Preparation of Crude Gaseous Hydride

When a nitrogen-based crude gaseous hydride containing oxygen as an impurity was passed through each of the pipes at a flow rate of 1,700 cc/min. (LV: 10 cm/sec.) and the oxygen concentration in the gas at the outlet was measured, the oxygen concentration was 0.01 ppm or less. When the gas was further passed for an additional 100 minutes, the oxygen concentration in the gas at the outlet was also 0.01 ppm or less. The results are shown in Table 5 below.

              TABLE 5______________________________________(N2 -based)                  Concen-                         O2 O2 Con-Ex-                    tration                         Concentra-                                 centrationam-  Nickel  Gas to Be of Gas tion at Inlet                                 at Outletple  A-ide   Treated   (vol %)                         (ppm)   (ppm)______________________________________48   NiAs    Phosphine 10     0.22    0.01 or less49   "       Silane    10     0.05    "50   "       Hydrogen  3      0.30    "        Selenide51   "       Diborane  3      0.20    "52   NiP     Arsine    10     0.22    "53   "       Silane    10     0.05    "54   "       Hydrogen  3      0.30    "        Selenide55   "       Diborane  3      0.20    "56   NiSi    Arsine    10     0.22    "57   "       Phosphine 10     0.22    "58   "       Hydrogen  3      0.30    "        Selenide59   "       Diborane  3      0.20    "60   NiSe    Arsine    10     0.22    "61   "       Phosphine 10     0.22    "62   "       Silane    10     0.05    "63   "       Diborane  3      0.20    "64   NiB     Arsine    10     0.22    "65   "       Phosphine 10     0.22    "66   "       Silane    10     0.05    "67   "       Hydrogen  3      0.30    "        Selenide______________________________________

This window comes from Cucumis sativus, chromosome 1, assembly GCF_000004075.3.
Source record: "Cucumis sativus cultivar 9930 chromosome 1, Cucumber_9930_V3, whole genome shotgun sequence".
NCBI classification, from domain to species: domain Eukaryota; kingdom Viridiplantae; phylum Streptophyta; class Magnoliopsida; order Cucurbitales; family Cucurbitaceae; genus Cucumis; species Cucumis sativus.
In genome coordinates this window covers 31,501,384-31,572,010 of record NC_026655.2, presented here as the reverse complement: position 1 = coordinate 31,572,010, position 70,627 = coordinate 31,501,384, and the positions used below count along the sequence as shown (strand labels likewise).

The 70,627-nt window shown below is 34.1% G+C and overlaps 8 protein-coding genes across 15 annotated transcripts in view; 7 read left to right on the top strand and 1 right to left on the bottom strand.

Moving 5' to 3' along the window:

COMPARISON EXAMPLES 1 TO 5

Active carbon (coconut shell carbon) was ground into pieces of 8 to 24 mesh, 48 g of the ground active carbon was packed in the same type of purification pipe as used in Example 1 in a packed height of 30 mm (packed density 0.57 g/ml), the packed active carbon was heat-treated in a helium gas stream at a temperature of from 270° to 290° C. for 4 hours, and the pipe was cooled to room temperature.